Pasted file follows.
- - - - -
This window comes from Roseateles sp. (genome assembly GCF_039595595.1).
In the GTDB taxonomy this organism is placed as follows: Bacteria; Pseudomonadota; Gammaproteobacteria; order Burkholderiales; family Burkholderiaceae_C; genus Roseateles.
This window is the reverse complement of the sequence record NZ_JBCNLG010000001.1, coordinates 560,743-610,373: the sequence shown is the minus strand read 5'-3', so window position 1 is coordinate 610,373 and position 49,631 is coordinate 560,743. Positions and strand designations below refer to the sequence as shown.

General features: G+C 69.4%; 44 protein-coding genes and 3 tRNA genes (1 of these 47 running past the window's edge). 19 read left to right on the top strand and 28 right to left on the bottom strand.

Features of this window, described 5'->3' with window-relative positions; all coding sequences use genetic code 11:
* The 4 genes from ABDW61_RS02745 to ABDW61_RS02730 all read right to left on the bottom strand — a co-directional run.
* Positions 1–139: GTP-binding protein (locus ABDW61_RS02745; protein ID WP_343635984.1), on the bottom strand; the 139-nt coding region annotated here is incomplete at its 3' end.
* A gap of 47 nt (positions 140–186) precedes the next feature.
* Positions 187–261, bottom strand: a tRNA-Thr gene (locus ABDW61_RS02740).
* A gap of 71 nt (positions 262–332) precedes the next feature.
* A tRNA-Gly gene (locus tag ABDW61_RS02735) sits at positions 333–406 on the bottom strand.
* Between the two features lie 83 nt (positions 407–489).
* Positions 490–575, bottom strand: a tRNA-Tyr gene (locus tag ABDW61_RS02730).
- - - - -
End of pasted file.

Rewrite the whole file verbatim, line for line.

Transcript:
This window comes from Roseateles sp. (genome assembly GCF_039595595.1).
In the GTDB taxonomy this organism is placed as follows: Bacteria; Pseudomonadota; Gammaproteobacteria; order Burkholderiales; family Burkholderiaceae_C; genus Roseateles.
This window is the reverse complement of the sequence record NZ_JBCNLG010000001.1, coordinates 560,743-610,373: the sequence shown is the minus strand read 5'-3', so window position 1 is coordinate 610,373 and position 49,631 is coordinate 560,743. Positions and strand designations below refer to the sequence as shown.

General features: G+C 69.4%; 44 protein-coding genes and 3 tRNA genes (1 of these 47 running past the window's edge). 19 read left to right on the top strand and 28 right to left on the bottom strand.

Features of this window, described 5'->3' with window-relative positions; all coding sequences use genetic code 11:
* The 4 genes from ABDW61_RS02745 to ABDW61_RS02730 all read right to left on the bottom strand — a co-directional run.
* Positions 1–139: GTP-binding protein (locus ABDW61_RS02745; protein ID WP_343635984.1), on the bottom strand; the 139-nt coding region annotated here is incomplete at its 3' end.
* A gap of 47 nt (positions 140–186) precedes the next feature.
* Positions 187–261, bottom strand: a tRNA-Thr gene (locus ABDW61_RS02740).
* A gap of 71 nt (positions 262–332) precedes the next feature.
* A tRNA-Gly gene (locus tag ABDW61_RS02735) sits at positions 333–406 on the bottom strand.
* Between the two features lie 83 nt (positions 407–489).
* Positions 490–575, bottom strand: a tRNA-Tyr gene (locus tag ABDW61_RS02730).